Q3 2020 Results
Confidence within financial services (FS) overall is up and returns are stabilising after the falls in Q2. But these headline figures mask considerable divergence in the performance and prospects of different FS sectors. New survey questions on dealing with disruption and progress on transformation also reveal marked differences between the front runners and the businesses with more to do.
“Financial services organisations have done well to sustain operations during a challenging past six months, but keeping the lights on isn’t enough. As the pandemic accelerates shifts in customer demand, it’s important to keep new products coming and find more effective ways to engage. Digital transformation and the talent to support this are critical. As the new questions in our survey highlight, some organisations are pulling ahead while others need to find ways to catch up before it’s too late. We will be tracking progress in future surveys and it will be fascinating to see the results.”
FS organisations in our survey report that business volumes are 6% down on what they would have expected in the absence of the coronavirus (COVID-19) pandemic.
However, there are substantial variations between FS sectors. At one end are finance houses (19% fall) and banks (12% fall). At the other are investment managers who report stronger business volumes.
The next few months present risks over which FS organisations have little or no control. Beyond the fortunes of the real economy, these include political risks such as Brexit and the US elections. While FS organisations can’t control these developments, they can plan for them to make sure that their operations are agile and resilient, and that they can respond positively.
Disruption continues to be an increasingly important feature within the FS industry. The key drivers of disruption that companies anticipate include the acceleration in digital technologies, as well as changes in customer preferences and behaviour.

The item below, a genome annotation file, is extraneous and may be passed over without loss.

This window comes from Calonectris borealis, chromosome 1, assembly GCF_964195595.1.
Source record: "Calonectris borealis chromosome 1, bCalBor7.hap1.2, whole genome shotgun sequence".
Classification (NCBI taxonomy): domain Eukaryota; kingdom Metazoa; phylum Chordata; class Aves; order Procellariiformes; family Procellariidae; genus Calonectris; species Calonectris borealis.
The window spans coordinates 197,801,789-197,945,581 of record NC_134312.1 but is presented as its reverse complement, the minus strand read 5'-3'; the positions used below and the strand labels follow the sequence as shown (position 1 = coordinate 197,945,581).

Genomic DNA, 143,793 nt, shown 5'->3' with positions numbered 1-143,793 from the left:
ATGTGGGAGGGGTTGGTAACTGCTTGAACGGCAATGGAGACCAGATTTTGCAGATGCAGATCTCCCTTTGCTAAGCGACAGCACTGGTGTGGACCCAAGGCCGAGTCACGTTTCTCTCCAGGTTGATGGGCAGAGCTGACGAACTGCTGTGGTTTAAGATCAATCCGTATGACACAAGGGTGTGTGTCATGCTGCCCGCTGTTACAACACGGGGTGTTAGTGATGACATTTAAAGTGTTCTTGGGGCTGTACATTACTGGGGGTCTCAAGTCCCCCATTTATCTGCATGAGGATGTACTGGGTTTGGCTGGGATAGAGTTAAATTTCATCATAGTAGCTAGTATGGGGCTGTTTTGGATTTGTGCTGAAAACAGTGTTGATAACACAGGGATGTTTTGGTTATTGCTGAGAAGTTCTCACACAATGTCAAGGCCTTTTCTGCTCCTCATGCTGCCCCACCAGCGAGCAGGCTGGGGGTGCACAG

Our survey reveals a marked split in the pace of digital transformation. Less than 30% have completed cloud adoption. The benefits for the front runners include the operational agility to respond to new and fluctuating customer demands.
Similarly, advances in artificial intelligence (AI) and analytics could help to improve understanding of customers’ needs and enable FS organisations to respond proactively. Yet less than 20% of the organisations in our survey cite understanding the customer and their interactions as the main value of these advances.
FS would appear to be ripe for high levels of deal-making, with margins tight and firms seeking out fresh openings for growth and ways to boost their tech capabilities. However, less than a quarter of the organisations in our survey are planning acquisitions or forming partnerships in response to the disruptive trends they face.
Collaboration with FinTechs is now firmly on the agenda. More than 40% of organisations have or are looking to partner with emerging FinTechs over the next 3-6 months, and around a third with established FinTechs.
Banks have seen an uptick in volumes over the past three months, largely as a result of the surge in mortgage demand. But they expect volumes to fall back in Q4. They also anticipate a continued dip in profitability and further job cuts ahead.